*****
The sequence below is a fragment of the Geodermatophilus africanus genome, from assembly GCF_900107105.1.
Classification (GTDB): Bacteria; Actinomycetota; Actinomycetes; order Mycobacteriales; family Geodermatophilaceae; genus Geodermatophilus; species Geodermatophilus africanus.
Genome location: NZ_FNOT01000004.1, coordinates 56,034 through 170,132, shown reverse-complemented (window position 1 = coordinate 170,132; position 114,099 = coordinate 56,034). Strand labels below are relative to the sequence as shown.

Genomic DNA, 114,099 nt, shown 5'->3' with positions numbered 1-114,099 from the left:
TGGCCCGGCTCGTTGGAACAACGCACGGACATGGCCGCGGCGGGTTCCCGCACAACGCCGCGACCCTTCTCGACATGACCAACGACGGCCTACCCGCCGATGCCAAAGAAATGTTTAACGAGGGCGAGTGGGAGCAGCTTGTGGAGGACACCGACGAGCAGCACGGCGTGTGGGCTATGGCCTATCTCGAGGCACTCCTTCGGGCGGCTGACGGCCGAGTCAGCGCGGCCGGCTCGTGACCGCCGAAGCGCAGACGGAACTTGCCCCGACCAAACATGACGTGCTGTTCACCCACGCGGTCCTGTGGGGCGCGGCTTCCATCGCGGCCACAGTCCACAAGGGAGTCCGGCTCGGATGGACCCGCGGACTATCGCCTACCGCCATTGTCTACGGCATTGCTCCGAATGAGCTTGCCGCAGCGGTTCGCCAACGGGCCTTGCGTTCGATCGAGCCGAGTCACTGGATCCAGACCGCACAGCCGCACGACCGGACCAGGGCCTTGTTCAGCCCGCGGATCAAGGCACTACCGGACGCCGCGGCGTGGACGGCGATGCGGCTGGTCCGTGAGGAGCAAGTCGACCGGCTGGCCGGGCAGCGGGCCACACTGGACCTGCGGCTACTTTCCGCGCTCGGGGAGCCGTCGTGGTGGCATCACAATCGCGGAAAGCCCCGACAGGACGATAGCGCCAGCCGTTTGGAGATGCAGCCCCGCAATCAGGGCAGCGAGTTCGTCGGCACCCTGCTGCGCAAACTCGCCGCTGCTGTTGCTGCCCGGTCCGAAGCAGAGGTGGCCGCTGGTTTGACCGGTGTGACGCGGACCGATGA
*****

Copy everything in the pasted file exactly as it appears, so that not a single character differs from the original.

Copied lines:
The sequence below is a fragment of the Geodermatophilus africanus genome, from assembly GCF_900107105.1.
Classification (GTDB): Bacteria; Actinomycetota; Actinomycetes; order Mycobacteriales; family Geodermatophilaceae; genus Geodermatophilus; species Geodermatophilus africanus.
Genome location: NZ_FNOT01000004.1, coordinates 56,034 through 170,132, shown reverse-complemented (window position 1 = coordinate 170,132; position 114,099 = coordinate 56,034). Strand labels below are relative to the sequence as shown.

Genomic DNA, 114,099 nt, shown 5'->3' with positions numbered 1-114,099 from the left:
TGGCCCGGCTCGTTGGAACAACGCACGGACATGGCCGCGGCGGGTTCCCGCACAACGCCGCGACCCTTCTCGACATGACCAACGACGGCCTACCCGCCGATGCCAAAGAAATGTTTAACGAGGGCGAGTGGGAGCAGCTTGTGGAGGACACCGACGAGCAGCACGGCGTGTGGGCTATGGCCTATCTCGAGGCACTCCTTCGGGCGGCTGACGGCCGAGTCAGCGCGGCCGGCTCGTGACCGCCGAAGCGCAGACGGAACTTGCCCCGACCAAACATGACGTGCTGTTCACCCACGCGGTCCTGTGGGGCGCGGCTTCCATCGCGGCCACAGTCCACAAGGGAGTCCGGCTCGGATGGACCCGCGGACTATCGCCTACCGCCATTGTCTACGGCATTGCTCCGAATGAGCTTGCCGCAGCGGTTCGCCAACGGGCCTTGCGTTCGATCGAGCCGAGTCACTGGATCCAGACCGCACAGCCGCACGACCGGACCAGGGCCTTGTTCAGCCCGCGGATCAAGGCACTACCGGACGCCGCGGCGTGGACGGCGATGCGGCTGGTCCGTGAGGAGCAAGTCGACCGGCTGGCCGGGCAGCGGGCCACACTGGACCTGCGGCTACTTTCCGCGCTCGGGGAGCCGTCGTGGTGGCATCACAATCGCGGAAAGCCCCGACAGGACGATAGCGCCAGCCGTTTGGAGATGCAGCCCCGCAATCAGGGCAGCGAGTTCGTCGGCACCCTGCTGCGCAAACTCGCCGCTGCTGTTGCTGCCCGGTCCGAAGCAGAGGTGGCCGCTGGTTTGACCGGTGTGACGCGGACCGATGA